As the integrity of our domestic currency was destroyed in the 1930s, its international substance was eviscerated in 1971 when Richard Nixon unilaterally repudiated the contractual right of foreigners, enshrined in the Bretton Woods Agreement of 1944, to claim gold dollars for undesired paper and deposit dollars. The present era of financial disorder, marked by alternating cycles of inflation and unemployment, originated in these monetary repudiations of 1933 and 1971.

Now is the moment to end this age of inflation and redeem the promise of economic growth signaled by the election of President Reagan.

To rule out inflation, to restore the essential condition for rapid economic growth, full employment, and four percent interest rates, to undergird the substance and integrity of the dollar, it is necessary to establish a monetary standard upon the principle of free coinage--the sure foundation of a convertible dollar--to be upheld by the organic law of the land. The law of the land, the law of money, must be as it was from 1792--the year of Alexander Hamilton’s Free Coinage Act--until 1933. During those 150 years, 13 impoverished little colonies by the sea rose to world power while their commerce and monetary standard, the gold dollar, engirdled the earth. It is true that protectionism, trade wars, and Federal Reserve deflationary policy after 1929 ended that epoch of growth and created the Great Depression. But these same mindless policies also destroyed the international gold standard.

Now is the time for America to launch a new gold standard era of open-world trade, peace, and prosperity. Only the U.S. has the power to do so, for the U.S. is the natural equilibrium leader of the free-world economy. It is true that the classical monetary policy is no panacea. Neither was Keynesian and monetarist doctrine. But the latter two are man-made gods which have failed, while the former, the gold standard, present from the creation of the Industrial Revolution, has actually worked in the only laboratory on earth which counts--the real world of history.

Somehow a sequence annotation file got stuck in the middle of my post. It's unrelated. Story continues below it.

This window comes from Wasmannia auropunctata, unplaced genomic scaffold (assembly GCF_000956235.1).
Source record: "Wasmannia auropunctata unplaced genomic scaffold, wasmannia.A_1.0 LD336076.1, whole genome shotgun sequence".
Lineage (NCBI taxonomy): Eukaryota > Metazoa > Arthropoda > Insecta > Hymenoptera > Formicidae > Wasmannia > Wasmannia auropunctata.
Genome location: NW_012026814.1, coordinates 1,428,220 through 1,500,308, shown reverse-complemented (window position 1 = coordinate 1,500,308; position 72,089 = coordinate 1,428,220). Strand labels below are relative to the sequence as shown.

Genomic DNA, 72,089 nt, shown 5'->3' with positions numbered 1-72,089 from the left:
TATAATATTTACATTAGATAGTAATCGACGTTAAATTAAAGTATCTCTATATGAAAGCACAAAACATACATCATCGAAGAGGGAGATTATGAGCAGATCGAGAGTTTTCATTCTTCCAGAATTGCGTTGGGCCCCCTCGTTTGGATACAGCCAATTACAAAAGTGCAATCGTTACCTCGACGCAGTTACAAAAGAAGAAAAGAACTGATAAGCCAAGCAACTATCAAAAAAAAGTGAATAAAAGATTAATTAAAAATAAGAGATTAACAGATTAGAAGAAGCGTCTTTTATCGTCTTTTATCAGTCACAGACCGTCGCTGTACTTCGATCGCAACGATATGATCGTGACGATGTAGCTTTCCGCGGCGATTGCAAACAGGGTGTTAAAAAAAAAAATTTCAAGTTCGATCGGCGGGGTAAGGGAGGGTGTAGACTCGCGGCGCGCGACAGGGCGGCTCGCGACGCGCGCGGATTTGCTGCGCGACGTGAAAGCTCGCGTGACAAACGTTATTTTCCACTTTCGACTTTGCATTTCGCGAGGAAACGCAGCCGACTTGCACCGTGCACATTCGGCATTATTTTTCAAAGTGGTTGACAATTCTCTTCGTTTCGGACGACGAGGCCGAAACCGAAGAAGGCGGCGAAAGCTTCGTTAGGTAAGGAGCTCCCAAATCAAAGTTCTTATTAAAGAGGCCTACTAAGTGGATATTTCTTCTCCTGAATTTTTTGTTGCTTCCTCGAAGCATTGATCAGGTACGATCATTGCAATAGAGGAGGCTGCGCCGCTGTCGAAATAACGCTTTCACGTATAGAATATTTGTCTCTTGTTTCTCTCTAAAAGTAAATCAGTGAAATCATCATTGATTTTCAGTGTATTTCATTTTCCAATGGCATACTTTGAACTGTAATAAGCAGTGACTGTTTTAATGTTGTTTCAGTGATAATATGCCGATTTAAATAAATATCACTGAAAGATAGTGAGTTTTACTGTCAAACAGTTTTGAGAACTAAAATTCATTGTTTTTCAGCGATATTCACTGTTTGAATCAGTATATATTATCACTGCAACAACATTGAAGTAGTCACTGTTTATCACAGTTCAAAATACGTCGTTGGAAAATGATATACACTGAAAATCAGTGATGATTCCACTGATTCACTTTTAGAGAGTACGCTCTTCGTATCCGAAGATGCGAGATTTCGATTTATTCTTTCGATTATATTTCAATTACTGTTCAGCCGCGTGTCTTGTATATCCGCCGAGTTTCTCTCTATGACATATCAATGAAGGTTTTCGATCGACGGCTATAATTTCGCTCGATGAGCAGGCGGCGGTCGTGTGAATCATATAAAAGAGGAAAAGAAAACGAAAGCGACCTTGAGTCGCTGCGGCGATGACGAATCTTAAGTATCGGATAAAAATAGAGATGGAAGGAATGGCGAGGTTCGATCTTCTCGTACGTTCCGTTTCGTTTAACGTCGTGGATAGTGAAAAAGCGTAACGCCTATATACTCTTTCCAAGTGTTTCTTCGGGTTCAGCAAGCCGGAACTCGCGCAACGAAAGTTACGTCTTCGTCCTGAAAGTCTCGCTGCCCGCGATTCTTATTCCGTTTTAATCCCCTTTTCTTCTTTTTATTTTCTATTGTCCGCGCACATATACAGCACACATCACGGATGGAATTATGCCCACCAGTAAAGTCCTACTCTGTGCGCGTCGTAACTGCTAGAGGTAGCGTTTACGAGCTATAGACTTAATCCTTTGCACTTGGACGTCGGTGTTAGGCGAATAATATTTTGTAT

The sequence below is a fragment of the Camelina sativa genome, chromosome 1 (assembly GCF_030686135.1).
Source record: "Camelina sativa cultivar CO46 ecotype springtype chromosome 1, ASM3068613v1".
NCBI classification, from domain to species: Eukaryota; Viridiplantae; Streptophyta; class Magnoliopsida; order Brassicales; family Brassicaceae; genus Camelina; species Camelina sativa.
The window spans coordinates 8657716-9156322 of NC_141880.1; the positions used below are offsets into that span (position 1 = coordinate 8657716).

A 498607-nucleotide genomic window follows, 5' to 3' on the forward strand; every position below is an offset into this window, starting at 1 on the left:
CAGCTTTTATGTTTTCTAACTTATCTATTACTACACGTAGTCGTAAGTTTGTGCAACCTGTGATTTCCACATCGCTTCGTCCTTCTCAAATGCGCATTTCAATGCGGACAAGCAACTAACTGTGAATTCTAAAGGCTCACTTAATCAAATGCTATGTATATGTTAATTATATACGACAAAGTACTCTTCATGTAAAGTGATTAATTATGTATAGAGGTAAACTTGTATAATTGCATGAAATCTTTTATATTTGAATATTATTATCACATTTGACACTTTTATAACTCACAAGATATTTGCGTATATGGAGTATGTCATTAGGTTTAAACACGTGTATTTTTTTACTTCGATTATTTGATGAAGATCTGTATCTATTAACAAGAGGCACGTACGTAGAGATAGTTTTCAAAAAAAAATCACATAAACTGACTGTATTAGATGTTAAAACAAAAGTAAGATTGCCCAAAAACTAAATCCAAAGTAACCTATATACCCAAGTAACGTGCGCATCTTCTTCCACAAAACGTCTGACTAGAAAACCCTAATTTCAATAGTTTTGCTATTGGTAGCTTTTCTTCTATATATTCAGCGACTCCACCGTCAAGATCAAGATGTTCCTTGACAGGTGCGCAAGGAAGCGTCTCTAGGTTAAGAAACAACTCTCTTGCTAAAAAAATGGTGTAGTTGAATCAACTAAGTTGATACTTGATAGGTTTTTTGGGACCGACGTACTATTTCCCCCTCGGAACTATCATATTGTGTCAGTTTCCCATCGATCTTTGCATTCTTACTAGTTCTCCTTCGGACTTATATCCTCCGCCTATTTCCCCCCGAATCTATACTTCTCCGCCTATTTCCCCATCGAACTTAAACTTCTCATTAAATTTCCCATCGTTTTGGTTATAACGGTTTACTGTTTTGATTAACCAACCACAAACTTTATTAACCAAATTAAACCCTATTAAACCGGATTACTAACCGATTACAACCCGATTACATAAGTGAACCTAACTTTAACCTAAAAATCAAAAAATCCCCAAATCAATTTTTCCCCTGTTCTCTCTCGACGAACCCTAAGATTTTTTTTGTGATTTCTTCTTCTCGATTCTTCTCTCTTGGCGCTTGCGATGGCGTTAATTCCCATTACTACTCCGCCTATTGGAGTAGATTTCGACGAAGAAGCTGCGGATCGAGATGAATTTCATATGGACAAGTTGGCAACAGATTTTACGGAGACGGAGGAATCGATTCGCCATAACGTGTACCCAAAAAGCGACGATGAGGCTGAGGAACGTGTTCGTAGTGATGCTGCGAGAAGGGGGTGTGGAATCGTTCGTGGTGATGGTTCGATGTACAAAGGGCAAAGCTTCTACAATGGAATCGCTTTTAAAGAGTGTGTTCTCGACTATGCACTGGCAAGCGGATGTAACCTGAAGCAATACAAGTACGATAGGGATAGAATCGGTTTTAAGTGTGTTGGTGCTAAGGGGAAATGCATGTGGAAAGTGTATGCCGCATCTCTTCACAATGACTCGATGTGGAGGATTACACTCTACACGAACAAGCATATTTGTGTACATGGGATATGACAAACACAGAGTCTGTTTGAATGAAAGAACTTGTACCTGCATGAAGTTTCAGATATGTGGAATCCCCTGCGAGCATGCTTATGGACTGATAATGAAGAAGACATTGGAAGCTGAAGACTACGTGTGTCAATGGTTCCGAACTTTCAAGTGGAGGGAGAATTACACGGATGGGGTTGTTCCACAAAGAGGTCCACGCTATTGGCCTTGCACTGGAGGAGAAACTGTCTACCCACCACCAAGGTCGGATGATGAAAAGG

The international gold standard is the least imperfect of monetary institutions by which the U.S. can establish sound money, a reasonable stable price level, a long-term investment boom, and a general tendency toward full employment. It is true that all human institutions are imperfect, as we are all fallen creatures. But we do have the limited power to rule out the wild inflation inherent in the doctrine of Keynes and the austerity implied in the dogma of the monetarists. We also have the power to rule out sub-optimal international exchange rate regimes, such as the merchantilist float of today, as well as the superior, but defective, Bretton Woods exchange rate regime of yesteryear.

If America truly desires to give the world the real money it needs to grow, then we can choose the international gold standard. But it can only be brought into being by the leadership of President Reagan. Such an exchange-rate regime also will rule out the protectionist anarchy and competitive depreciations caused by floating rates. And once and for all, it will eliminate the privileges and burdens of the reserve currency status of the managed dollar. Only domestic convertibility and the true international gold standard can establish a common currency for a free, open, and integrated world economy.

Even without such a sound financial policy, friends and cynics say we shall still survive as a country. True it is the lot of working people and businessmen to survive, especially in America. But to what end? In order to subsidize a cartel of high-rolling big city bankers and undisciplined third-world elites? In an armed camp? Amidst conditions of permanently high unemployment, inflation, and 10 percent interest rates? Increasing bankruptcies? Wage and price controls? Is this the stuff of the American dream?

Yes, we can attain the goals of financial order and full employment, and thereby restore the American Dream, but only with real leadership and real money. In President Reagan, we have the potential leadership to end inflation, rebuild our economy, and balance the budget.

Now, for real money.